House minority leader Rep. Tina Sablan (D-Saipan) blasted Gov. Ralph DLG. Torres yesterday for keeping completely silent about the situation of foreign workers of Imperial Pacific International (CNMI) LLC, which she says has turned into a “humanitarian crisis.”
Speaking at a House of Representatives’ session, Sablan suggested summoning IPI to the Legislature and engaging with Torres. She said the governor is not helpless in this situation as he has the power to act.
“I am frankly deeply saddened and ashamed. Honestly, I’m ashamed at how these people are being treated,” she said.
Sablan said she has been visiting with and communicating with current and former employees of IPI, who have been facing “truly dire” circumstances. “Some of us may already be familiar with those circumstances but, most recently, it has looked like six missed pay periods, many months of payroll delays, [and] just the chronic problems of getting paid on time,” she said.
Sablan said there is no word yet on the repatriation ticket for dozens of workers who are stuck here who just want to get paid and go home.
She said that power and water were cut once again last week to another dormitory or IPI housing—this time at a Turkish camp in Chalan Laulau. Sablan said that when she visited the workers over the weekend, there was still no power and water.
She said this happened despite IPI promising the Commonwealth Casino Commission at their meeting last Tuesday that the workers would be relocated.
The lawmaker said the bathrooms were disgusting, the trash was piling up outside, and the bushes were overgrown. She said some of the workers were begging their family members to send them money.
“They came here to work to send money to their families, and now their families are having to scrape together money just so they can live here,” she said.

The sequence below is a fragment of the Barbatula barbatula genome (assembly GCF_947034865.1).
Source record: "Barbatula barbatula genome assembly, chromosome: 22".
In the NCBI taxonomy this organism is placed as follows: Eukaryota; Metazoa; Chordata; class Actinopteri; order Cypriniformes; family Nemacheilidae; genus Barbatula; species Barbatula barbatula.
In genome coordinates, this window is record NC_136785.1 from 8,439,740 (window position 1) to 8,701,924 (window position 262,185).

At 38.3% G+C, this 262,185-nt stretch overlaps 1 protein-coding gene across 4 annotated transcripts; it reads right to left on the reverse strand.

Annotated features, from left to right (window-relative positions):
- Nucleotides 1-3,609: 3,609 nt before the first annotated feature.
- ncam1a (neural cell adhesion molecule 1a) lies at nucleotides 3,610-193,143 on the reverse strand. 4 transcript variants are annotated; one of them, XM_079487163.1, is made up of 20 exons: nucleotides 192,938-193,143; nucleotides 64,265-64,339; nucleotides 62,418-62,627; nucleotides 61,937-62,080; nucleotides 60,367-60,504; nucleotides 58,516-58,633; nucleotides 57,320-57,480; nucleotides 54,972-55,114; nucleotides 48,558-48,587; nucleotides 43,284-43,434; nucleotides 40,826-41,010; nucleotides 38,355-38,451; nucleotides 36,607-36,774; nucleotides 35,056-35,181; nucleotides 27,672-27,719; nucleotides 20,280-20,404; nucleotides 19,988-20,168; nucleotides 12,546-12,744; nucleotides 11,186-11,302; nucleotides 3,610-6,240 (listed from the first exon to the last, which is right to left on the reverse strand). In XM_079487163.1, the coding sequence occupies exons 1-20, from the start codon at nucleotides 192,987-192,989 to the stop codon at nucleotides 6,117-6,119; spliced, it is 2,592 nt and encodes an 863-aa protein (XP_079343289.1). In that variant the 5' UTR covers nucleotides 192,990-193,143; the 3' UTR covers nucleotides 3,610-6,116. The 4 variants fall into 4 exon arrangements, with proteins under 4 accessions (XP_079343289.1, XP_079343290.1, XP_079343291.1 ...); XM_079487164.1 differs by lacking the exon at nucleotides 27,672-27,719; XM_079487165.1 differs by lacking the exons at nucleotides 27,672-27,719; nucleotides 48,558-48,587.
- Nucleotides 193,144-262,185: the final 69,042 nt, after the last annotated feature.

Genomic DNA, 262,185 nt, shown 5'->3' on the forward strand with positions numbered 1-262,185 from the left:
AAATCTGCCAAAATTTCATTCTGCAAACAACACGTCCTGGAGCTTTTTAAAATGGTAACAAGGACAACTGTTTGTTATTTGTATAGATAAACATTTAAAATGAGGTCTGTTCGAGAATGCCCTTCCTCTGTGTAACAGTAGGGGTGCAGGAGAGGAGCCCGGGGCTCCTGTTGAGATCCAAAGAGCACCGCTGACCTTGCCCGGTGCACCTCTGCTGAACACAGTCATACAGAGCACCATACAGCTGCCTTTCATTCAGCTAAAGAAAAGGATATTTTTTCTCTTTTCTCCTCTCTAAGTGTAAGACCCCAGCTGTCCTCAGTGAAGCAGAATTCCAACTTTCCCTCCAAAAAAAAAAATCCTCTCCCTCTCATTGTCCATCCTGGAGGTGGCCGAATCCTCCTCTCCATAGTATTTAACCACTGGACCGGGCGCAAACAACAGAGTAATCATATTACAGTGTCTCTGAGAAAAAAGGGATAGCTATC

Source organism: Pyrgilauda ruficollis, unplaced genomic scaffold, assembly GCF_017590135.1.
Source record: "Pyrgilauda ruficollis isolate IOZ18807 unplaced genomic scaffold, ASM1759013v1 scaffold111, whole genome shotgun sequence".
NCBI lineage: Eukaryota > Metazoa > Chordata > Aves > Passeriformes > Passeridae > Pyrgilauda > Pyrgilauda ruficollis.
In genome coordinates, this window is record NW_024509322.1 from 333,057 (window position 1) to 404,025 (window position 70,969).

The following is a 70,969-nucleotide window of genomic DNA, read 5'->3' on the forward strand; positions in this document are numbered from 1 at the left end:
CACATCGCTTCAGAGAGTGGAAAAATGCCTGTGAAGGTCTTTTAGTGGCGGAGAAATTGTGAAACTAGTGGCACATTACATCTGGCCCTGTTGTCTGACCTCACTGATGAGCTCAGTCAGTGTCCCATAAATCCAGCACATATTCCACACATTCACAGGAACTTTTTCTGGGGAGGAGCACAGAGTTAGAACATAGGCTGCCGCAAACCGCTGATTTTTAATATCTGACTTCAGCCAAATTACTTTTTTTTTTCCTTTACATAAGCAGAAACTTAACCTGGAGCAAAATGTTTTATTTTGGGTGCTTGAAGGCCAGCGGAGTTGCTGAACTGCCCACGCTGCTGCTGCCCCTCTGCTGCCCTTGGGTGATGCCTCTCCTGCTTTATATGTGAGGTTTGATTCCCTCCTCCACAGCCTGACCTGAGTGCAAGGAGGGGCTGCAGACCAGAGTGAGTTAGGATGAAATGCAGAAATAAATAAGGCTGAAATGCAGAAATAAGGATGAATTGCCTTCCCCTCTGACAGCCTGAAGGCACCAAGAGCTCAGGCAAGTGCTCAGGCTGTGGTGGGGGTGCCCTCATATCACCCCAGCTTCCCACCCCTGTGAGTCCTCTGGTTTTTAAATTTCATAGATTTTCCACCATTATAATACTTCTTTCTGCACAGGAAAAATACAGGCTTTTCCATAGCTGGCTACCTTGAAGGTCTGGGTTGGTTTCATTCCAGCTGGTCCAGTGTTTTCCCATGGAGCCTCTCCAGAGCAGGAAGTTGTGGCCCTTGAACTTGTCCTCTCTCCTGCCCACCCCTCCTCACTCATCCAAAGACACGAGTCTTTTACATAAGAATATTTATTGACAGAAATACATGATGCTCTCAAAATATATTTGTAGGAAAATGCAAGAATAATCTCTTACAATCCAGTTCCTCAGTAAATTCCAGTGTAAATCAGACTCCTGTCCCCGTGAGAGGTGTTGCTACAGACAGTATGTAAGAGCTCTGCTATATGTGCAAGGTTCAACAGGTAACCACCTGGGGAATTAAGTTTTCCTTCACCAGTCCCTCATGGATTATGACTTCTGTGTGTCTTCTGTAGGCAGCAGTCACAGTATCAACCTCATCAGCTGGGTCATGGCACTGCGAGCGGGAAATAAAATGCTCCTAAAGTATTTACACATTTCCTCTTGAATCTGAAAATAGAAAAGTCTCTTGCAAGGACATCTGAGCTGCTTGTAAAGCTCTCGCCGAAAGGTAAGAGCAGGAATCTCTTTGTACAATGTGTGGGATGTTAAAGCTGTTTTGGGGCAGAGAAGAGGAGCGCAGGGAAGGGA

Sablan said the workers had just run out of drinking water, which is basic for human life.
“Thanks to some generous donors, we were able to get some relief supplies for these workers,” she said.
The lawmaker said she was told that power was finally restored for the Turkish dorms last Monday night, but now the Taiwanese and Mongolian workers have lost their utilities.
“Colleagues, these are not safe, decent, or habitable conditions for any human being. And we cannot ignore this. We cannot ignore the humanitarian crisis that is happening where there is so much suffering,” she said.
Sablan said these workers have no other way of earning an income as they have no family in the CNMI to rely on. “Many of them don’t even speak English and they just want to go home. The governor has been completely silent about this crisis happening right now,” she said.
Sablan said IPI is in so much trouble—financial, legal, and other things. “Everybody is suing them. They’re not paying anybody, workers, vendors, the government. But why do they continue to have this license?” she asked.
Sablan said what is needed at this point is drastic executive action. “In my opinion, the governor is an enforcer. He holds enforcement authority,” she said.